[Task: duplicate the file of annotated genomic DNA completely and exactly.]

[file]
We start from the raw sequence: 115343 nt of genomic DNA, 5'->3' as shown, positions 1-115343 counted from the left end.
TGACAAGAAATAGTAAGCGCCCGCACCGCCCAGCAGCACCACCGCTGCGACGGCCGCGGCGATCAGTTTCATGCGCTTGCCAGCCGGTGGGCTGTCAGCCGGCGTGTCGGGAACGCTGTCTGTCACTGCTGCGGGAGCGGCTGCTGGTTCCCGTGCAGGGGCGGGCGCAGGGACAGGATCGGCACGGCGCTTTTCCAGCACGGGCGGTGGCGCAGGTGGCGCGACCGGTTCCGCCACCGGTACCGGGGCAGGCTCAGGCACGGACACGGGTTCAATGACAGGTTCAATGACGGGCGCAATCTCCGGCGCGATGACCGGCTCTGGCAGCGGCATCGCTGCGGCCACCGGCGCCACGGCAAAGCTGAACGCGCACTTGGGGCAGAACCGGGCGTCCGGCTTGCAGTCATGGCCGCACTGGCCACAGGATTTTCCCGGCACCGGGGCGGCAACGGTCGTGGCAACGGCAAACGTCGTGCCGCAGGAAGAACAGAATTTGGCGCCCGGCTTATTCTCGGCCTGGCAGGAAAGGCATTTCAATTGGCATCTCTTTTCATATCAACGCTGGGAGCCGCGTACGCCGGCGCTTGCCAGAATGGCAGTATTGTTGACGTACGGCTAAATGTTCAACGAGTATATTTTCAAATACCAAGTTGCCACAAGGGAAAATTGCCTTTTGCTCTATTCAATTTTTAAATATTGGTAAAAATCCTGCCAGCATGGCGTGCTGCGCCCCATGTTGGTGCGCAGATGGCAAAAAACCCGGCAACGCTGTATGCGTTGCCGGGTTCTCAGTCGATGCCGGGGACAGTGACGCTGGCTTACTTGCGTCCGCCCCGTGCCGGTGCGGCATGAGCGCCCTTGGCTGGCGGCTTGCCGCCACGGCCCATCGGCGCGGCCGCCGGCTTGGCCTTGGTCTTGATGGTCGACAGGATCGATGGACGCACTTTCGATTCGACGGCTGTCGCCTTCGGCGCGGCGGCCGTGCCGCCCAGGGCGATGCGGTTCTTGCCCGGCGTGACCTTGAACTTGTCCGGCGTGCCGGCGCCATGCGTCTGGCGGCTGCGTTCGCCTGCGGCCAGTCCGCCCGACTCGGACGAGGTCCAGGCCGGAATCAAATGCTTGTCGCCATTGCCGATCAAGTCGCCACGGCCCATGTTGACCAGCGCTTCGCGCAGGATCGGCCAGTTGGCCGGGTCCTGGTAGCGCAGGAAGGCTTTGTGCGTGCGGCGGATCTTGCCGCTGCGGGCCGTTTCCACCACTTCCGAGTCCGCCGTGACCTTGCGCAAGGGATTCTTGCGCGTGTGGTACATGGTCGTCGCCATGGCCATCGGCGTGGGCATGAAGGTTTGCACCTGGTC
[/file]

We start from the raw sequence: 115343 nt of genomic DNA, 5'->3' as shown, positions 1-115343 counted from the left end.
TGACAAGAAATAGTAAGCGCCCGCACCGCCCAGCAGCACCACCGCTGCGACGGCCGCGGCGATCAGTTTCATGCGCTTGCCAGCCGGTGGGCTGTCAGCCGGCGTGTCGGGAACGCTGTCTGTCACTGCTGCGGGAGCGGCTGCTGGTTCCCGTGCAGGGGCGGGCGCAGGGACAGGATCGGCACGGCGCTTTTCCAGCACGGGCGGTGGCGCAGGTGGCGCGACCGGTTCCGCCACCGGTACCGGGGCAGGCTCAGGCACGGACACGGGTTCAATGACAGGTTCAATGACGGGCGCAATCTCCGGCGCGATGACCGGCTCTGGCAGCGGCATCGCTGCGGCCACCGGCGCCACGGCAAAGCTGAACGCGCACTTGGGGCAGAACCGGGCGTCCGGCTTGCAGTCATGGCCGCACTGGCCACAGGATTTTCCCGGCACCGGGGCGGCAACGGTCGTGGCAACGGCAAACGTCGTGCCGCAGGAAGAACAGAATTTGGCGCCCGGCTTATTCTCGGCCTGGCAGGAAAGGCATTTCAATTGGCATCTCTTTTCATATCAACGCTGGGAGCCGCGTACGCCGGCGCTTGCCAGAATGGCAGTATTGTTGACGTACGGCTAAATGTTCAACGAGTATATTTTCAAATACCAAGTTGCCACAAGGGAAAATTGCCTTTTGCTCTATTCAATTTTTAAATATTGGTAAAAATCCTGCCAGCATGGCGTGCTGCGCCCCATGTTGGTGCGCAGATGGCAAAAAACCCGGCAACGCTGTATGCGTTGCCGGGTTCTCAGTCGATGCCGGGGACAGTGACGCTGGCTTACTTGCGTCCGCCCCGTGCCGGTGCGGCATGAGCGCCCTTGGCTGGCGGCTTGCCGCCACGGCCCATCGGCGCGGCCGCCGGCTTGGCCTTGGTCTTGATGGTCGACAGGATCGATGGACGCACTTTCGATTCGACGGCTGTCGCCTTCGGCGCGGCGGCCGTGCCGCCCAGGGCGATGCGGTTCTTGCCCGGCGTGACCTTGAACTTGTCCGGCGTGCCGGCGCCATGCGTCTGGCGGCTGCGTTCGCCTGCGGCCAGTCCGCCCGACTCGGACGAGGTCCAGGCCGGAATCAAATGCTTGTCGCCATTGCCGATCAAGTCGCCACGGCCCATGTTGACCAGCGCTTCGCGCAGGATCGGCCAGTTGGCCGGGTCCTGGTAGCGCAGGAAGGCTTTGTGCGTGCGGCGGATCTTGCCGCTGCGGGCCGTTTCCACCACTTCCGAGTCCGCCGTGACCTTGCGCAAGGGATTCTTGCGCGTGTGGTACATGGTCGTCGCCATGGCCATCGGCGTGGGCATGAAGGTTTGCACCTGGTC